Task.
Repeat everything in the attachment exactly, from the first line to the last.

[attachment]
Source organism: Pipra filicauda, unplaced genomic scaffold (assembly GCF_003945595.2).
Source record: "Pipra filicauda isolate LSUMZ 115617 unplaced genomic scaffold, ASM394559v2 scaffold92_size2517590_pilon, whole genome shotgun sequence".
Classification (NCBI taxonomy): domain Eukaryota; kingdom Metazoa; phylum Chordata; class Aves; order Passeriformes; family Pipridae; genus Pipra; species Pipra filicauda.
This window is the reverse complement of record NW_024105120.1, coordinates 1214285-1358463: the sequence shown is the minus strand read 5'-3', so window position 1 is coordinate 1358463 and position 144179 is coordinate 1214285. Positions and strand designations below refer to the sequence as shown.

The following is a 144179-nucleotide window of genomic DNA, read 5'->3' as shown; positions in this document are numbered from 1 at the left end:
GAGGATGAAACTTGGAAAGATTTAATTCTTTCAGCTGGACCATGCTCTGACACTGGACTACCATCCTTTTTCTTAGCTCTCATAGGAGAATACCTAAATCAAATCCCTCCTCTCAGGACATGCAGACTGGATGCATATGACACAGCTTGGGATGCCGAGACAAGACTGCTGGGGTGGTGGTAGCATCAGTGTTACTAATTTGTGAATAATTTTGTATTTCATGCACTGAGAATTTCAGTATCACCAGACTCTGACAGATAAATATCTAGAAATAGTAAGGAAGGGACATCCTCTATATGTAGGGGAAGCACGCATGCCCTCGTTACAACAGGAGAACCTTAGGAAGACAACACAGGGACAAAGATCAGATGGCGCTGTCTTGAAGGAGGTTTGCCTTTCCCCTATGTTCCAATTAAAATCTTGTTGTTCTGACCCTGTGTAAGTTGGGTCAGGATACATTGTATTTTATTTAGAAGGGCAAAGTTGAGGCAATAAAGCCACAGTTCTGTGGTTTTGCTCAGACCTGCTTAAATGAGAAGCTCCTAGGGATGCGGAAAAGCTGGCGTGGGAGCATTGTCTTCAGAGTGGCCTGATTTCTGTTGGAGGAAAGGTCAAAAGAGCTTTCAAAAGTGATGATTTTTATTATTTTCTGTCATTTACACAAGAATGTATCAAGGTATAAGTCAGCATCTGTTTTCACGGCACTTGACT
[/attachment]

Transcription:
Source organism: Pipra filicauda, unplaced genomic scaffold (assembly GCF_003945595.2).
Source record: "Pipra filicauda isolate LSUMZ 115617 unplaced genomic scaffold, ASM394559v2 scaffold92_size2517590_pilon, whole genome shotgun sequence".
Classification (NCBI taxonomy): domain Eukaryota; kingdom Metazoa; phylum Chordata; class Aves; order Passeriformes; family Pipridae; genus Pipra; species Pipra filicauda.
This window is the reverse complement of record NW_024105120.1, coordinates 1214285-1358463: the sequence shown is the minus strand read 5'-3', so window position 1 is coordinate 1358463 and position 144179 is coordinate 1214285. Positions and strand designations below refer to the sequence as shown.

The following is a 144179-nucleotide window of genomic DNA, read 5'->3' as shown; positions in this document are numbered from 1 at the left end:
GAGGATGAAACTTGGAAAGATTTAATTCTTTCAGCTGGACCATGCTCTGACACTGGACTACCATCCTTTTTCTTAGCTCTCATAGGAGAATACCTAAATCAAATCCCTCCTCTCAGGACATGCAGACTGGATGCATATGACACAGCTTGGGATGCCGAGACAAGACTGCTGGGGTGGTGGTAGCATCAGTGTTACTAATTTGTGAATAATTTTGTATTTCATGCACTGAGAATTTCAGTATCACCAGACTCTGACAGATAAATATCTAGAAATAGTAAGGAAGGGACATCCTCTATATGTAGGGGAAGCACGCATGCCCTCGTTACAACAGGAGAACCTTAGGAAGACAACACAGGGACAAAGATCAGATGGCGCTGTCTTGAAGGAGGTTTGCCTTTCCCCTATGTTCCAATTAAAATCTTGTTGTTCTGACCCTGTGTAAGTTGGGTCAGGATACATTGTATTTTATTTAGAAGGGCAAAGTTGAGGCAATAAAGCCACAGTTCTGTGGTTTTGCTCAGACCTGCTTAAATGAGAAGCTCCTAGGGATGCGGAAAAGCTGGCGTGGGAGCATTGTCTTCAGAGTGGCCTGATTTCTGTTGGAGGAAAGGTCAAAAGAGCTTTCAAAAGTGATGATTTTTATTATTTTCTGTCATTTACACAAGAATGTATCAAGGTATAAGTCAGCATCTGTTTTCACGGCACTTGACT